- Seeking and securing resources for the area and undertaking work that will contribute to achieving the visions and targets for Traditional Owners and Aboriginal Victorians
- Assisting with monitoring and reporting.
- Wadawurrung Traditional Owners Aboriginal Corporation
- Bunurong Land Council Aboriginal Corporation
- Department of Environment, Land, Water and Planning
- Port Phillip & Westernport Catchment Management Authority / Melbourne Water
- Environment Protection Authority Victoria (EPA)
- Victorian Fisheries Authority
- Trust for Nature
- Sustainability Victoria
- South East Water
- Parks Victoria
- Victorian Planning Authority
- Southern Rural Water
- Yarra Valley Water
- South Gippsland Water
- Westernport Water
- Phillip Island Nature Parks
- Zoos Victoria
- City of Greater Geelong
- Monash City Council
- Manningham City Council
- Bayside City Council
- City of Melbourne
- City of Port Phillip
- Kingston City Council
- Knox City Council
- City of Greater Dandenong
- Whitehorse City Council
- City of Stonnington
- South Gippsland Shire Council
- City of Casey
- Cardinia Shire Council
- Baw Baw Shire Council
- Bass Coast Shire Council
- Eastern Alliance for Greenhouse Action
- Maroondah City Council
- Glen Eira City Council
- Wyndham City
- Moorabool Shire Council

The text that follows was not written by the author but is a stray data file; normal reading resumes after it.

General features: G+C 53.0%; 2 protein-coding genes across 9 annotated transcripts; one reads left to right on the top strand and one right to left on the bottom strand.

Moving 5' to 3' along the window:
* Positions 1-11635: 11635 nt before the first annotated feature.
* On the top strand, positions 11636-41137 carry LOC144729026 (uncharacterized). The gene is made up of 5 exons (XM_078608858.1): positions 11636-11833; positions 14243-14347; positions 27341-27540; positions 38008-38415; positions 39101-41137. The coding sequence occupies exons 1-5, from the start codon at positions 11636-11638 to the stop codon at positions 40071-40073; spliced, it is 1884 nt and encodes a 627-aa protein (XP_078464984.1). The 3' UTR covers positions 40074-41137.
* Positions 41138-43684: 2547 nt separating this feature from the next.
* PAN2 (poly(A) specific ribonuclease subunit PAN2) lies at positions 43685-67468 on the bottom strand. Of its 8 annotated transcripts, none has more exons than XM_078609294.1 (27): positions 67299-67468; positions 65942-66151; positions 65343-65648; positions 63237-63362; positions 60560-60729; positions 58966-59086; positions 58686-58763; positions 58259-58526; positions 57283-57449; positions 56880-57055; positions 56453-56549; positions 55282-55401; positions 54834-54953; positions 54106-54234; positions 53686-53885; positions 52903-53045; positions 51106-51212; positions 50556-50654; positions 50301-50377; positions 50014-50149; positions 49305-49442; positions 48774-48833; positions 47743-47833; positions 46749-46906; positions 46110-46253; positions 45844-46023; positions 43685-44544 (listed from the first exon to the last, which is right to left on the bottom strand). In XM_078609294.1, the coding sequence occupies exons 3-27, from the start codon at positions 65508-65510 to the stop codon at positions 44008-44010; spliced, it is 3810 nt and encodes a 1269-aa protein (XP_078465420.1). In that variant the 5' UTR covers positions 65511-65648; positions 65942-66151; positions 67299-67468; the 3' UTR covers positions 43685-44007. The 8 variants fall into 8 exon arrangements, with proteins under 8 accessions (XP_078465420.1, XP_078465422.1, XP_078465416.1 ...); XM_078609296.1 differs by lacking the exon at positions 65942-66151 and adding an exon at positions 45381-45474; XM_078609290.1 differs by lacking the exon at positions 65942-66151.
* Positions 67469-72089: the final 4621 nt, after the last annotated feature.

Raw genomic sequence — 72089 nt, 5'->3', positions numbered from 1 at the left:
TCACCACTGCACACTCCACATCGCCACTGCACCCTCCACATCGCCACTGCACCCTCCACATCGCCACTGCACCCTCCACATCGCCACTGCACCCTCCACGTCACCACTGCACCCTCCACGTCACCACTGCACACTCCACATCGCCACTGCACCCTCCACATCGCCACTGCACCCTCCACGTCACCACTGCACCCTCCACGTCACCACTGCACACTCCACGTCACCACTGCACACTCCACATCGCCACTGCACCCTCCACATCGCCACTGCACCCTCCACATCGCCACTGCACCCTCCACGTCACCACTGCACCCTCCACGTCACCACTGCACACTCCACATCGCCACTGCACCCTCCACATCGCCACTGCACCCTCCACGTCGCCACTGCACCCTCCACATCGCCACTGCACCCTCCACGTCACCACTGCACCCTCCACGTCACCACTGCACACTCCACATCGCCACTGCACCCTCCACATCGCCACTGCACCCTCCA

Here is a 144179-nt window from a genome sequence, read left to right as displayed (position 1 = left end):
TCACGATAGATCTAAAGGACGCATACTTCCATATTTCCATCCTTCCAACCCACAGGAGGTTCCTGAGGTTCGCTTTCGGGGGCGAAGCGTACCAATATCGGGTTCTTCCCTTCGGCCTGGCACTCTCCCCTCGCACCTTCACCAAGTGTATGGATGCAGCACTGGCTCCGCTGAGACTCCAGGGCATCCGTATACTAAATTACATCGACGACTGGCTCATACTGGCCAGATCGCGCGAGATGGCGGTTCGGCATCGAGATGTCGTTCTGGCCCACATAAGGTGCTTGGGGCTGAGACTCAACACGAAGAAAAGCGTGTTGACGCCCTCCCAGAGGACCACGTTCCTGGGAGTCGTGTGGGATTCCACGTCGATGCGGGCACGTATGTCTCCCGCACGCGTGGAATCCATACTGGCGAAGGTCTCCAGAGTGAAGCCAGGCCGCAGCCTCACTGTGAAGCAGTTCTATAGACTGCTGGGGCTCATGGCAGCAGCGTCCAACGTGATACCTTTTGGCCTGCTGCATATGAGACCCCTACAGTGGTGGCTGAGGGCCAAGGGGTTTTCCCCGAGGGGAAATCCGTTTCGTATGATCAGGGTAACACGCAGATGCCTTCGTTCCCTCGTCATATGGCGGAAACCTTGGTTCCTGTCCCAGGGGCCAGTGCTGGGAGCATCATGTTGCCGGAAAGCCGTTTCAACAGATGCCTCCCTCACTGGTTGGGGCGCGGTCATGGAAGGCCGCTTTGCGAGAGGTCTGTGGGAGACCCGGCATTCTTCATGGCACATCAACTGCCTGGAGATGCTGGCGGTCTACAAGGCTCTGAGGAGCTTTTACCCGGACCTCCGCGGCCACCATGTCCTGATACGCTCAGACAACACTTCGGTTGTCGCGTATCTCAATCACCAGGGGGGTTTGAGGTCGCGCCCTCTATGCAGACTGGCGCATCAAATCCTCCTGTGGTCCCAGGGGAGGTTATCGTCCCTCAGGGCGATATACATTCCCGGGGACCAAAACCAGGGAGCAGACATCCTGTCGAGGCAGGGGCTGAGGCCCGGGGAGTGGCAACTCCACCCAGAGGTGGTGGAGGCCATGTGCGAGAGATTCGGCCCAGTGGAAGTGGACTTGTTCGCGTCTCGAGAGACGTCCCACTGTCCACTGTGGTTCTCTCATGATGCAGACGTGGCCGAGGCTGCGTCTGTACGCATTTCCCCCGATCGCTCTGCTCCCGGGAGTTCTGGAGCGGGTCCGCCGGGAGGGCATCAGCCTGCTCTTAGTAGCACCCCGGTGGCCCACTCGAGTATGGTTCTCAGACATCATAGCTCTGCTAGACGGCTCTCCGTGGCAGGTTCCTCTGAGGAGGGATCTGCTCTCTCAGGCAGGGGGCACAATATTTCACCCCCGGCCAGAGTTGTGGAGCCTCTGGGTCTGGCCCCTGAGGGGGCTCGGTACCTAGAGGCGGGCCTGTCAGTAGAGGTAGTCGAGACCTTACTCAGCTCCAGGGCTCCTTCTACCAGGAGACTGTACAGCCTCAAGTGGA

- Hobsons Bay City Council
- Hume City Council
- City of Whittlesea
- Moonee Valley City Council
- Brimbank City Council
- Macedon Ranges Shire Council
- Association of Bayside Municipalities
- Eastern Region Pest Animal Network
- Western Alliance for Greenhouse Action
- Northern Alliance for Greenhouse Action
- South East Councils Climate Change Alliance
- Birdlife Australia
- The Nature Conservancy
- Western Port Seagrass Partnership
- Conservation Volunteers Australia
- The People and Parks Foundation
- Habitat Restoration Fund
- Little River Community Landcare Inc
- Friends of Lower Kororoit Creek Inc
- Jacksons Creek EcoNetwork
- Friends of Emu Bottom Wetlands Reserve
- Friends of Daly Nature Reserve
- Deep Creek Landcare Group
- Riddells Creek Landcare Group
- Newham and District Landcare Group
- Merri Creek Management Committee
- Darebin Creek Management Committee
- Upper Deep Creek Landcare Network
- Federation for Environment and Horticulture in the Macedon Ranges
- Werribee River Association
- Northern Yarra Landcare Network
- Nillumbik Landcare Network
- Gippsland Threatened Species Action Group
- Nangana Landcare Network
- Johns Hill Landcare Group
- Kooyongkoot Alliance
- Bass Valley Landcare Group
- South Gippsland Landcare Network
- Loch-Nyora Landcare Group
- Mt. Lyall Landcare Group
- Poowong & District Landcare Group
- Triholm Landcare Group